Yes. But sadly finding out that true romance doesn’t really exist in reality. So probably romantic = unrealistic.

Perfect meal served by Susan?

I LOVE breakfast! And waffles. So I might serve: Pecan Waffles
3 cups all-purpose flour
1 tablespoon baking powder
1/4 cup sugar
1/2 teaspoon baking soda
3 eggs, separated
2 cups almond milk
1/3 cup butter or margarine, melted
1/2 cup vegetable oil
1 2/3 cups finely chopped pecans
Maple syrup
1. Preheat waffle iron. In a large mixing bowl, sift together flour, baking powder, sugar and baking soda. In a separate bowl, beat together egg yolks and almond milk. Add almond milk mixture, butter and oil to flour; stir gently to combine. Beat egg whites until stiff peaks have formed; fold into batter.
2. Brush preheated waffle iron with butter or margarine. Pour mix onto hot waffle iron and sprinkle generously with chopped pecans. Cook until golden brown. Keep warm in oven while remaining waffles cook. Serve with warm maple syrup on side.


Perfect meal served to Susan?

I love mexican food and would absolutely love some homemade chiles rellenos, with black beans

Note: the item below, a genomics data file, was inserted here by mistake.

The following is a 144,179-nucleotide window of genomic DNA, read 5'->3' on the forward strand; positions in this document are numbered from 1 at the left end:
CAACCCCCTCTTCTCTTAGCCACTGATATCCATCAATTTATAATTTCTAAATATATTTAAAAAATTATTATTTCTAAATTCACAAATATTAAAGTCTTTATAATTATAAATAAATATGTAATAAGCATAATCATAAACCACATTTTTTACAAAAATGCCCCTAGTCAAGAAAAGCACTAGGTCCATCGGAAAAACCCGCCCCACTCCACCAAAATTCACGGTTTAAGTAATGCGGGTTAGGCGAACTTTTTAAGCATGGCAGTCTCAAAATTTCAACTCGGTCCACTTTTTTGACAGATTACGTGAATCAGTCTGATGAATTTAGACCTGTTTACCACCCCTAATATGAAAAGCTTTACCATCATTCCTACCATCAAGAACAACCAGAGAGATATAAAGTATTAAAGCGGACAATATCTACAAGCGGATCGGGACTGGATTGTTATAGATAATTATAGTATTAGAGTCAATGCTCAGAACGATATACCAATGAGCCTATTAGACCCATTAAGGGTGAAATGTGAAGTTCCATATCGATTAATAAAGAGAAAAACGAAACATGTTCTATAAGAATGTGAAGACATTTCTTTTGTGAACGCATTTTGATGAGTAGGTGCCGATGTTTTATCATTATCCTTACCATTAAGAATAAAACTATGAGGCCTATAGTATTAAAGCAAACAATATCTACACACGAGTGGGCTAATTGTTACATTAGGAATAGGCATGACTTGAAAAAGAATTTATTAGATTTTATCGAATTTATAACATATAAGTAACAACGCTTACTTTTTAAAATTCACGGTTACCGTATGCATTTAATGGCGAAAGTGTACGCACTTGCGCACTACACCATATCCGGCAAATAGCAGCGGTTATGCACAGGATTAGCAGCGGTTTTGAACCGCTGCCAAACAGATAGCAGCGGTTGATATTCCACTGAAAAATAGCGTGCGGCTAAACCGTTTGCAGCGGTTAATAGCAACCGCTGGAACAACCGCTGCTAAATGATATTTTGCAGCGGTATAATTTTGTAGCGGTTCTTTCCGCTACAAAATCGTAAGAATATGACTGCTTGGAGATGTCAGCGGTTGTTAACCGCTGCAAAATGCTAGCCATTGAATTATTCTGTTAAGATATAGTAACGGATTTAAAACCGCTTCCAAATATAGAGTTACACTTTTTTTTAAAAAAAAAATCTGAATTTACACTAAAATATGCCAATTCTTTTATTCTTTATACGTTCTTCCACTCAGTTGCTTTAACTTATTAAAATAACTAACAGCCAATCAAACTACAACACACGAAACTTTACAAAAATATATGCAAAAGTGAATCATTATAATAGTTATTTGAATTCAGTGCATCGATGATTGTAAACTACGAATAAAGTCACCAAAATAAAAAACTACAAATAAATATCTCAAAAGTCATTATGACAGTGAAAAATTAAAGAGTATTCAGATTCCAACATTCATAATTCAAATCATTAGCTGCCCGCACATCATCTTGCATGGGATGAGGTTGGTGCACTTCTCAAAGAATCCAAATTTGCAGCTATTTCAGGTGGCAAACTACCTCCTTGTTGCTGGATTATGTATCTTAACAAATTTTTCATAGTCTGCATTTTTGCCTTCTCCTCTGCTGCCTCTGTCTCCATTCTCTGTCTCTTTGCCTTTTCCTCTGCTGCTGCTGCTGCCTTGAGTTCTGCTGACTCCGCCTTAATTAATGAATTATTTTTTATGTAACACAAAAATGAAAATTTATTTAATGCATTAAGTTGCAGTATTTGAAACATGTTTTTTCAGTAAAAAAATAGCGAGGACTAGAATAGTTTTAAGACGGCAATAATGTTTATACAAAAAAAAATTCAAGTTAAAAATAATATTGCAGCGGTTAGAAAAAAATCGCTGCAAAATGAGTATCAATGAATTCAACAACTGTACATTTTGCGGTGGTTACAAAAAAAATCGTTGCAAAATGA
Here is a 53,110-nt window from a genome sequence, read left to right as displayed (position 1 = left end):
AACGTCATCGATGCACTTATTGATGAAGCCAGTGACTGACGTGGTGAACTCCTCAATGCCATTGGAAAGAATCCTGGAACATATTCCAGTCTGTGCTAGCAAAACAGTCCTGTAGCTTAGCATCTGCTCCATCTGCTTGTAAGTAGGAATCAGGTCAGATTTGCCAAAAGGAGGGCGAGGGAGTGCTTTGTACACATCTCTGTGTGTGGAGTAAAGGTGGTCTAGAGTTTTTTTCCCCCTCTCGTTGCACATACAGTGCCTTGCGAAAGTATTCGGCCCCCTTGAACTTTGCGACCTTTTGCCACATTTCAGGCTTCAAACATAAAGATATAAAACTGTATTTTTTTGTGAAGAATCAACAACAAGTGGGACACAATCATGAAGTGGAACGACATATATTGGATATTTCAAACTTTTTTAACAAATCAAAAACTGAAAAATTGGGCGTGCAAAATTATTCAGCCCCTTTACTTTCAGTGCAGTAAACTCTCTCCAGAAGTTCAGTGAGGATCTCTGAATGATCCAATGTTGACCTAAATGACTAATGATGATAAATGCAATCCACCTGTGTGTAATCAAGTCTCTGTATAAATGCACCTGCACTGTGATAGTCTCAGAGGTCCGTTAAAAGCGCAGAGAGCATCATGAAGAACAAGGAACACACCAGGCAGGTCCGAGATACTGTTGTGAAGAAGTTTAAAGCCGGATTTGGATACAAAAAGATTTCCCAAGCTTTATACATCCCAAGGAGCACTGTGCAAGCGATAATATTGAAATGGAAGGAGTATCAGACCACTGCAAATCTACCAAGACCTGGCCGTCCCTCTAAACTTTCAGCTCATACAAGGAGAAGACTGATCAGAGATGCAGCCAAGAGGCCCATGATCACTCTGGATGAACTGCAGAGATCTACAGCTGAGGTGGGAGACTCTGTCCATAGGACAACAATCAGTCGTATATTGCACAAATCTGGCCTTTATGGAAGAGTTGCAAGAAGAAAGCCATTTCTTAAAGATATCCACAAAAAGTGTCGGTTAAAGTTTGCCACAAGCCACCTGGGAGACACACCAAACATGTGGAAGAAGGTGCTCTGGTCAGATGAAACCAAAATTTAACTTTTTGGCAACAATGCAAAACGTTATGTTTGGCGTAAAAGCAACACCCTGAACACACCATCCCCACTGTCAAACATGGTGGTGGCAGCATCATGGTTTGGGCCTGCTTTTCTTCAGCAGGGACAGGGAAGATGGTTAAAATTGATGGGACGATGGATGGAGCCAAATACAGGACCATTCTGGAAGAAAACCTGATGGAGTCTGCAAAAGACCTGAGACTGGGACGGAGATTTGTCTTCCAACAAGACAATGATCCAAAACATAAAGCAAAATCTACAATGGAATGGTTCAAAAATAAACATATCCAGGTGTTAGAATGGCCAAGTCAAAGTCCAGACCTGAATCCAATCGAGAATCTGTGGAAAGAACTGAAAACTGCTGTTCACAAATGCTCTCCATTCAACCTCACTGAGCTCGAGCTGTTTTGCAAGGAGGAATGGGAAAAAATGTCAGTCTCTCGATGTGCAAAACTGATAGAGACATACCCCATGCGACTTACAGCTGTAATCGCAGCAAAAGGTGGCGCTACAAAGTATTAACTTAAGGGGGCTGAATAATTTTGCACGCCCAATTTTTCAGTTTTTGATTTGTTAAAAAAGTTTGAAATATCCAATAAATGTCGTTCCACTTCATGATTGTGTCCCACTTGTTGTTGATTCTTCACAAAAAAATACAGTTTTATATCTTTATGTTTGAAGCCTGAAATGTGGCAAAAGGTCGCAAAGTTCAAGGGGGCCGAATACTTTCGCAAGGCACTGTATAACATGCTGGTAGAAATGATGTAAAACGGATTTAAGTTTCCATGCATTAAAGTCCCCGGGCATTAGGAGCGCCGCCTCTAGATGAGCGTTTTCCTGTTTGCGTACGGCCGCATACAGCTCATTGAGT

and spanish rice. But I can’t/don’t eat dairy anymore so it would have to be with vegan cheese. And I haven’t found a good replacement for certain cheeses yet.


Do you ride a bicycle?

Yes. I have a mountain bike.


With sun in mind, if you had to write a small poem on California, how would that go?

With sun in mind

That’s how I’d go

I’m heading there now

north of Mexico


Where waves shimmer like sequined gowns

of an old movie star

And pelicans glide like prehistoric

to the sound of pedal steel guitar


With sun in mind

That’s how I’d go

Across the desert being kissed

by her heat, long and slow


And in alleys downtown

From her rays the homeless hide

Certain that Marilyn Monroe’s death

was not a suicide


With sun in mind

That’s how I’ll go

to the top of that peak,

I’ll wear shorts in the snow


and the pines will reach up to her

like children to a mother

and lost souls will go searching

and find one another


, xo ~Susan James

Susan with husband and child (private photo)

Susan with husband and daughter (private photo)


Find out more about Susan here: http://susanjamesmusic.com